Accessing "Documents and Settings" before boot

This is a discussion on Accessing "Documents and Settings" before boot within the Tech Board forums, part of the Community Boards category; Windows is giving me problems... Again. It says something about not being able to boot, maybe because of recent changes ...

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    Accessing "Documents and Settings" before boot

    Windows is giving me problems... Again. It says something about not being able to boot, maybe because of recent changes in hardware (which there aren't). I've tried all options it gives me (Safe mode etc), but none of them work. I get the Windows logo and loading bar, then a black screen and after a while it simply reboots.

    Anyway, before doing anything else, I want to backup my data. When I boot the Recovery Console from the Windows CD, I can only access C:\WINDOWS. But most of my things are in the "Documents and Settings" folder! It gives me an Access Denied error when trying to go there. Does anyone know how to get there?

  2. #2
    Super Moderator VirtualAce's Avatar
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    Boot to safe mode and try.

    However it sounds like you may have a virus. Set your folders so you can view all types and also check show system folders. If you cannot get into Documents and Settings from Windows Explorer try it from the command prompt.

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    But I can't even get into Safe Mode. When I select that option (or any other option, like "Most recent hardware configuration that worked") it shows the Windows XP loading screen, then the screen goes black and after a few seconds/minutes it reboots.

  4. #4
    Super Moderator VirtualAce's Avatar
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    Reinstall?

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    But then I'll lose everything? Or is it possible to install Windows without formatting my C:\ partition?

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    (?<!re)tired Mario F.'s Avatar
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    It is. You will probably loose access to some programs and need to reinstall them since your registry and possible shared files in windows/system and windows/system32 will be overwritten. But other than the windows folder, your whole disk structure will remain intact.
    The programmer’s wife tells him: “Run to the store and pick up a loaf of bread. If they have eggs, get a dozen.”
    The programmer comes home with 12 loaves of bread.


    Originally Posted by brewbuck:
    Reimplementing a large system in another language to get a 25% performance boost is nonsense. It would be cheaper to just get a computer which is 25% faster.

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    {Jaxom,Imriel,Liam}'s Dad Kennedy's Avatar
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    You can get a Slackware Linux boot & root to gain access to all of your data on the drive. You'd need either bare.i from the bootdisks and the install.1 and install.2 for the root disks. If you don't have a floppy drive, you could download an ISO image which will be bootable. You'll just need some place to put your data.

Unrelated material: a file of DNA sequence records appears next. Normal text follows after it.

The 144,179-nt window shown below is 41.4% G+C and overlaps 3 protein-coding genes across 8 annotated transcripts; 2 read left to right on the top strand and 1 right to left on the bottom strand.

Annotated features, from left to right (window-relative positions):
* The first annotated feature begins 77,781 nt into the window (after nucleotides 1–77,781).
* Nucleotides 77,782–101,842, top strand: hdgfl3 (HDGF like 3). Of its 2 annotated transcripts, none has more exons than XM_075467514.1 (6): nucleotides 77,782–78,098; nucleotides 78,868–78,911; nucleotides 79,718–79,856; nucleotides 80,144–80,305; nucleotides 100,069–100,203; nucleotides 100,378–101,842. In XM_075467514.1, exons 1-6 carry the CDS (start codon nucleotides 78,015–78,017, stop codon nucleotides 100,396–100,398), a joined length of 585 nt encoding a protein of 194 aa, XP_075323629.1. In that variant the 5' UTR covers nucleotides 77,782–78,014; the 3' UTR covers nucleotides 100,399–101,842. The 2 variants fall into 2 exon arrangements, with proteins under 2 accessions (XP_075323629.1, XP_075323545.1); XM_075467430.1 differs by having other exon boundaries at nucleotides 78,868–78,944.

8. #8
    Super Moderator VirtualAce's Avatar
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    I don't recommend installing Windows on top of itself.

  9. #9
    (?<!re)tired Mario F.'s Avatar
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    > I don't recommend installing Windows on top of itself.

    ...

    Just install windows on top of the old one, that will get you to back to the system again. Make backup copies of everything you need, wipe out your disk, and do a clean install.
    The programmer’s wife tells him: “Run to the store and pick up a loaf of bread. If they have eggs, get a dozen.”
    The programmer comes home with 12 loaves of bread.


    Originally Posted by brewbuck:
    Reimplementing a large system in another language to get a 25% performance boost is nonsense. It would be cheaper to just get a computer which is 25% faster.

  10. #10
    Devil's Advocate SlyMaelstrom's Avatar
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    First of all, I can't think of what could possibly be in your Documents and Settings folder that would make you fail to boot Windows, especially in Safe Mode. Your problem almost definitely is in your WINDOWS folder, however if you don't know what it would be, Windows offers a clean way of fixing your WINDOWS

    Insert your Windows XP CD and select to do a fresh installation; It will then search your hard drive and identify that you have a broken installation on your hard drive. From then you can press R to repair the partition, which will replace everything in your Windows folder with the defaults on the CD. As Mario said, this will probably cause some applications to have problems, but once your back in Windows, you can easily fix them by going to Add/Remove Programs and selecting to repair the installations of the broken applications.
    Sent from my iPad®

  11. #11
    Cat without Hat CornedBee's Avatar
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    Instead of Slackware for a rescue CD for backup, I'd recommend a real live CD distro like Knoppix.
    All the buzzt!
    CornedBee

    "There is not now, nor has there ever been, nor will there ever be, any programming language in which it is the least bit difficult to write bad code."
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